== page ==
AAC Teacher Coordinator Role

 This role has built up around the needs of disabled students in mainstream schools who use Augmentative and Alternative Communication (AAC). AAC is the use of either electronic or paper-based communication systems instead of writing or speaking. It might involve pointing to objects, photographs, pictures, symbols, words or letters and numbers. The AAC user might point with a finger, fist, their eyes, a head mouse, via switches or with assisted scanning. In assisted scanning a communication partner asks a series of questions to arrive at the message that the AAC user is wishing to give.


 Using AAC to write and to communication is slower than general day to day writing and communicating. This means that students who use AAC need significant adjustments made to their access to the curriculum. Each student is different and one of the coordinator roles is to be able to perceive the individual needs of the student and negotiate their path through mainstream so that their needs are met without disruption to the smooth running of the school and that their access to learning materials is achieved in the least effortful way for the student.


 Areas of Responsibility and Specific Tasks:


 AAC Training and Adaptation: This involves the AAC Teacher/Coordinator:


 ·        understanding that the way in which AAC is used to access the curriculum will differ from student to student depending on their ability levels and access needs.


·        ensuring that teaching assistants are fully trained in the use of AAC to access the mainstream curriculum.


·        working with subject teachers in supporting them on how they need to differentiate work using the key learning points.



·        support TA’s in creating resources and adaptation using whichever AAC support has been agreed for the individual student. Resources should include presentation of facts (the text book/Power Point/Whiteboard key information in AAC format) and assessment materials (individually differentiated so that the student can demonstrate knowledge with least physical effort necessary).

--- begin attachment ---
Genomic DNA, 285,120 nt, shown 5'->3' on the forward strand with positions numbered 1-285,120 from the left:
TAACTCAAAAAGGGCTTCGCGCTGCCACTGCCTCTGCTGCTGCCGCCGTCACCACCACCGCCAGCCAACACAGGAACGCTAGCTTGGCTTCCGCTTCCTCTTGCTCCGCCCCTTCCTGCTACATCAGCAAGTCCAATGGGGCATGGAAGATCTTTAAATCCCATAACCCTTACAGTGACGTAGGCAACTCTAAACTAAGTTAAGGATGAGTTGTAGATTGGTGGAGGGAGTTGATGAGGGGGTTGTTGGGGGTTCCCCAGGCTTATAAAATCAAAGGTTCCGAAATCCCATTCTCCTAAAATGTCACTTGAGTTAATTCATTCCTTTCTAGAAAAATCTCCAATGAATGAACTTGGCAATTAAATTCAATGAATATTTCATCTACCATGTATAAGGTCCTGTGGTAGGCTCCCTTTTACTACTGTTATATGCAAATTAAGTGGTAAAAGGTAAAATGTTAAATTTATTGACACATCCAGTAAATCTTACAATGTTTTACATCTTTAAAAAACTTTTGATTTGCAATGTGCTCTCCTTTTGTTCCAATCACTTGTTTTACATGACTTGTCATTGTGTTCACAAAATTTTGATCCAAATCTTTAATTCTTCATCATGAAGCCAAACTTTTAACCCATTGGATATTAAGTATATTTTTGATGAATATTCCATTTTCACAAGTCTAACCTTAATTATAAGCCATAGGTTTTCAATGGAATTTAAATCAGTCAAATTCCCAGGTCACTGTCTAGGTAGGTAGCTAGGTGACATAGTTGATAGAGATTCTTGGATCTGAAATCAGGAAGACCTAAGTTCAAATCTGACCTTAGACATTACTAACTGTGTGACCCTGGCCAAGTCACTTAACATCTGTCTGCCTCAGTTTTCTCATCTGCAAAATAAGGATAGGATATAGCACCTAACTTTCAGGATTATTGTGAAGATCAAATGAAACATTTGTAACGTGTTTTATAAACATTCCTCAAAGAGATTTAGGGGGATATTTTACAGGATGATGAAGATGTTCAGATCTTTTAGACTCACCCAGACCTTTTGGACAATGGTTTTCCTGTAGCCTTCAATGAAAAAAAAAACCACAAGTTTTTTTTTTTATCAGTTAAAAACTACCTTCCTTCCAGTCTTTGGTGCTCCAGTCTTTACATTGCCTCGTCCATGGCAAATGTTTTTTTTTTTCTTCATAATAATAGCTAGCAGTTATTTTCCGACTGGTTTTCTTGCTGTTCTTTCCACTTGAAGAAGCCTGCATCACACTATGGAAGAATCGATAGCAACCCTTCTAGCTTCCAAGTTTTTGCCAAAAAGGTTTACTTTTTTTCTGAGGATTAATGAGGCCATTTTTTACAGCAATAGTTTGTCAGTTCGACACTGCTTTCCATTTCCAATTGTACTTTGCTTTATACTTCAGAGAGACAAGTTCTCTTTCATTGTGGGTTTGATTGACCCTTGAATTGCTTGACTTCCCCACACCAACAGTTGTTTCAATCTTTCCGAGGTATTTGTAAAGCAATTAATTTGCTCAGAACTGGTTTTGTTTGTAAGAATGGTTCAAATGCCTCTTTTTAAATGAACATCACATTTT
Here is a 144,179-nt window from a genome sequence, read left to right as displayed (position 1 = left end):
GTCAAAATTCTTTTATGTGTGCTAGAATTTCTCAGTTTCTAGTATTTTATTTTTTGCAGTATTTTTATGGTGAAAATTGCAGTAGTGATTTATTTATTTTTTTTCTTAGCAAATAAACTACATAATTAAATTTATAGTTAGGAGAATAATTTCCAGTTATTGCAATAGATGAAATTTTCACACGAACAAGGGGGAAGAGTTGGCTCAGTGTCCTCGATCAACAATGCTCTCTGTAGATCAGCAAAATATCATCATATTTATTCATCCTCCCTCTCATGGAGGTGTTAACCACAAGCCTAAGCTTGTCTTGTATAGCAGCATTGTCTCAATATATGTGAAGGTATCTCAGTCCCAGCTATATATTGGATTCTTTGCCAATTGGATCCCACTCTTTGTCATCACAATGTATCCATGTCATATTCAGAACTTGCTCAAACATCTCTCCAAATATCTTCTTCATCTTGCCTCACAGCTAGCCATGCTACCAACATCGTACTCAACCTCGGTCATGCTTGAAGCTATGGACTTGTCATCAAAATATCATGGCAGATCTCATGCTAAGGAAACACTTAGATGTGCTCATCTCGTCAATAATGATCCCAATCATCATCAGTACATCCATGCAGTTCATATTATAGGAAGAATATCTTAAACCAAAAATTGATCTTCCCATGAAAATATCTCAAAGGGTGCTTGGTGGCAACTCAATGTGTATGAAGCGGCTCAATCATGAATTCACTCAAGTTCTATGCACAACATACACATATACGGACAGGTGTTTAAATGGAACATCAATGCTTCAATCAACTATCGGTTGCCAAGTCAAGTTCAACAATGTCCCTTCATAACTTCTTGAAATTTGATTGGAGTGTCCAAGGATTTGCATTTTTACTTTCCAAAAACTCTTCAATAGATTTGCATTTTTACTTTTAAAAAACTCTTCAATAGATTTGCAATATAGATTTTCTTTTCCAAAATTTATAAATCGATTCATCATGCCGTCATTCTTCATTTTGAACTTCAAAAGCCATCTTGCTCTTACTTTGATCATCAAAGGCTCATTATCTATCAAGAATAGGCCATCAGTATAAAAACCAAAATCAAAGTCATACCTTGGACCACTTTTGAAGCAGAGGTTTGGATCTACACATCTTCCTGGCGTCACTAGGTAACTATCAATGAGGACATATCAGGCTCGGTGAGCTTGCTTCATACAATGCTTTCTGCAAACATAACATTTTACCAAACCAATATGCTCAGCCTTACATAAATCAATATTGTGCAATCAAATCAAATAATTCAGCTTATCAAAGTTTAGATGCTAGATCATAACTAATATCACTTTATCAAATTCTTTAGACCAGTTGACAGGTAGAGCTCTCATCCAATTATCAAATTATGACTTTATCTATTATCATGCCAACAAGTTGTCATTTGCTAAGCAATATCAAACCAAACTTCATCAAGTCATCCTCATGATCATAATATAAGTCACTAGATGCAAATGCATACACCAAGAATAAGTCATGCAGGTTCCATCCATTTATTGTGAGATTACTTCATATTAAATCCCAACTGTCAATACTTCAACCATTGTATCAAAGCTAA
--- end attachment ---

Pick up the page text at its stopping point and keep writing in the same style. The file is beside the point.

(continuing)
·        Carrying out specific training sessions on a regular basis outside of the normal school routine as and when new technology creates opportunities , existing technology improves or changes or the student’s needs change.


 The Coordinator will need to keep up to date with changes in technology and opportunities that such changes might offer the student. Also, changes in the student’s needs in terms of access to technology will need constant monitoring and adjusting as necessary.


 Supervising TA’s and the Student in management of the school day:


 This might involve:


 ·        Negotiating the number of subjects that the student can manage, the time it takes to complete curricula activities, energy levels etc.


 ·        Creating opportunities for pre-teaching and re-enforcement of key concepts within subjects via study support sessions outside of class if needed.


·        Supporting TA’s in providing pre-teaching and re-enforcement activities.


·        Training TA’s to adapt learning materials using the appropriate technology.


·        Overseeing the adaptation work that TA’s carry out on an ongoing basis.


·        Supporting the break and lunch time routine so that there is enough time for eating, personal care needs and socialising.


·        Creating opportunities for extra curricula activities.